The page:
Borrower Alert: Days Of Bargain-Basement Home-Loan Rates Are Over
Attention home and condominium shoppers and homeowners who were planning to refinance old high-rate loans. If you failed to take advantage of several years of record low mortgage rates, the days of bargain-basement home-loan deals apparently are over.
Benchmark 30-year fixed mortgage interest rates climbed to an average of 4.58% on April 26th—the highest level in more than four years, reported Freddie Mac’s Primary Mortgage Market Survey.
“Mortgage rates are now at their highest level since August 22, 2013,” noted Sam Khater, Freddie Mac chief economist. “Higher Treasury yields, driven by rising commodity prices, more Treasury issuances and the steady stream of solid economic news, are behind the uptick in rates.”
Mortgage rates hit a historical rock bottom on November 21, 2012, when the 30-year fixed mortgage average hit 3.31%, Freddie Mac reported.
A week ago, the nation’s lenders were charging an average of 4.47% for a 30-year mortgage. It was the third consecutive week home-rates increased, climbing 11 basis points to 4.58 percent.
In late March, the Federal Reserve Board raised the federal funds interest rate by a quarter of 1 percentage point to a range of 1.5% to $1.75%—its highest level since 2008.
On April 27th in Chicago, 30-year loans generally were available in a range of 4.486% to 4.61%, reported rateSeeker.com. A year ago at this time, the 30-year fixed loans averaged 4.03% nationwide.
Fifteen-year fixed loans rose to an average of 4.02%, up from 3.94% a week earlier. A year ago at this time, the 15-year fixed mortgages averaged 3.27%.
“Despite the increase in borrowing costs, demand for home purchase credit remains solid,” Khater said. “The Mortgage Bankers Association reported in its latest mortgage applications survey that activity was up 11 percent from a year ago.” Chicago home and condo prices rise
Meanwhile, the median price of existing single-family homes and condominiums in Chicago in March rose 6.4% to $314,000, up from $295,000 in March of 2017, reported Illinois Realtors. Only 2,290 homes and condos were sold in March, a decline of 10.1% from 2,546 units in March of 2017.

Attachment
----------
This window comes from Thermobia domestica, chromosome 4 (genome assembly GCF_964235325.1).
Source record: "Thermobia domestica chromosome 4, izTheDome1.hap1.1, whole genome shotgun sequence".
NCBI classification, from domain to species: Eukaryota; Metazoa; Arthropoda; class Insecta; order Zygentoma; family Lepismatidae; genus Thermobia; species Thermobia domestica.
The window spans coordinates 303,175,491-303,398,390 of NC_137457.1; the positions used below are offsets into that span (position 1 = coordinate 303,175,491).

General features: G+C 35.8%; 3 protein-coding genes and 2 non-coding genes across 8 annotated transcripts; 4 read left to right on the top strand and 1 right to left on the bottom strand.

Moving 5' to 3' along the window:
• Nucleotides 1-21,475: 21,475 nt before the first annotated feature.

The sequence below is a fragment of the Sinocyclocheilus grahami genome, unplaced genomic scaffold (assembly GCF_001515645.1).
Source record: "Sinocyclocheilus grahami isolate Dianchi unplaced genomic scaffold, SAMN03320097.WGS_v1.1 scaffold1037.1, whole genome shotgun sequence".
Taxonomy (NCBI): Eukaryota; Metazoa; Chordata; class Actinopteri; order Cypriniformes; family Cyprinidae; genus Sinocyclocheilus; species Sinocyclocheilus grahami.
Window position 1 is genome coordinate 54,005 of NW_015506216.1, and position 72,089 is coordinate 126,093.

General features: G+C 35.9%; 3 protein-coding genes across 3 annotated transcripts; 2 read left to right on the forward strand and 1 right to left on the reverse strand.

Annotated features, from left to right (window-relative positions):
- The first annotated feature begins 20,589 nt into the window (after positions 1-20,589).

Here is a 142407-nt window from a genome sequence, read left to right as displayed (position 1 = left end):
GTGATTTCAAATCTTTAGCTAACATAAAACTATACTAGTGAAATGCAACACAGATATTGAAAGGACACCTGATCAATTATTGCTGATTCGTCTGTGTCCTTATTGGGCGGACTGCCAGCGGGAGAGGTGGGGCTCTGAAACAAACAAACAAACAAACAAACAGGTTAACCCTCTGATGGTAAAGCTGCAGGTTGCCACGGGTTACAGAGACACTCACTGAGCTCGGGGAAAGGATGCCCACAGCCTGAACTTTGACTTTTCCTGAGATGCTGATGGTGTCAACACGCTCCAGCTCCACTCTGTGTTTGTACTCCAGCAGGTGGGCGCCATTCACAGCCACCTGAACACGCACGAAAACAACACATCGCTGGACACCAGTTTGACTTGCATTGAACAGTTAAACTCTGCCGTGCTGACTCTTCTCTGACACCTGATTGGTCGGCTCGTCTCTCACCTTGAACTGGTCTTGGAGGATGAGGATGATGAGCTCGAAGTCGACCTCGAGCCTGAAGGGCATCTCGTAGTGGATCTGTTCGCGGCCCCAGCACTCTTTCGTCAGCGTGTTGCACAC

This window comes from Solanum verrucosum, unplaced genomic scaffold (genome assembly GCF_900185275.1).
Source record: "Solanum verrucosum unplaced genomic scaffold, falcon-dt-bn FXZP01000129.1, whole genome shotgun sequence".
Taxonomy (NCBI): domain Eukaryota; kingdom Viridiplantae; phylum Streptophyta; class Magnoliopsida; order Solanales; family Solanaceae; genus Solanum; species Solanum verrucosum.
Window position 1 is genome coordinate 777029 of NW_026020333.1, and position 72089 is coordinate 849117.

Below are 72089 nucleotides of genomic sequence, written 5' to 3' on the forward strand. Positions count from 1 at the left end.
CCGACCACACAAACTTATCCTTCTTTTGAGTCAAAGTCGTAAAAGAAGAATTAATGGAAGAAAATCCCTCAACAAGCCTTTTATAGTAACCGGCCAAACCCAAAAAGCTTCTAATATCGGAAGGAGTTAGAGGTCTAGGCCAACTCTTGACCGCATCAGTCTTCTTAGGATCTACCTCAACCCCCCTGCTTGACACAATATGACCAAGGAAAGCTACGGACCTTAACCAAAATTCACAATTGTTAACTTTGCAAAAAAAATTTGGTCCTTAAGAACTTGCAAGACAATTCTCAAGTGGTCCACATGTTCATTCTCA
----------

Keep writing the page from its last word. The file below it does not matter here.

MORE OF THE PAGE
“Limited supply and high demand took center stage for the start of the Chicago spring housing market,” noted Rebecca Thomson, president of the Chicago Association of Realtors.
“While the number of closed sales slowed in tandem with the inventory crunch, the rise in median sales price and reduction of the average time it took for a home to sell, points to competition for well-priced homes in good condition,” Thomson said.
A total of 8,848 single-family homes and condos were sold in March in the nine-county Chicago metropolitan area, down 10.2% from 9,849 units in March of 2017. The median price in March was $241,000 in the Chicago area, an increase of 4.8% from $230,000 in March of 2017. Median price is where half the homes sold for more and half sold for less.
Statewide, 12,455 homes and condos were sold in March, down 7.9% from 13,528 in March of 2017. The statewide median price in March was $199,000, up 4.8% from March of 2017, when the median price was $189,900. Homes and condos selling faster
The time it took to sell a single-family home or condo statewide in March averaged just 65 days, down from 68 days a year ago. Available housing inventory totaled 48,834 homes and condos for sale, a 12.6% decline from March of 2017 when there were 55,863 units on the market.
Sales and price information are generated by Multiple Listing Service closed sales reported by 27 participating Illinois Realtor local boards and associations including data from Midwest Real Estate Data, LLC.
“Statewide sales numbers saw declines as buyers poised to enter the spring housing market were confronted with the reality that inventories dropped by double-digit percentages,” said Matt Difanis, president of Illinois Realtors. “With demand still strong as evidenced by decreases in the time it takes on average to sell a home, the next few months could be marked by intense competition by potential home buyers.”
University of Illinois economist Geoffrey J.D. Hewings noted that the Fannie Mae Home Purchase Sentiment Index rose. “The national index is driven primarily by a sizable increase in the net share of consumers who think it’s a good time to buy a home,” Hewings said.
For more housing news, visit www.dondebat.biz. Don DeBat is co-author of “Escaping Condo Jail,” the ultimate survival guide for condominium living. Visit www.escapingcondojail.com.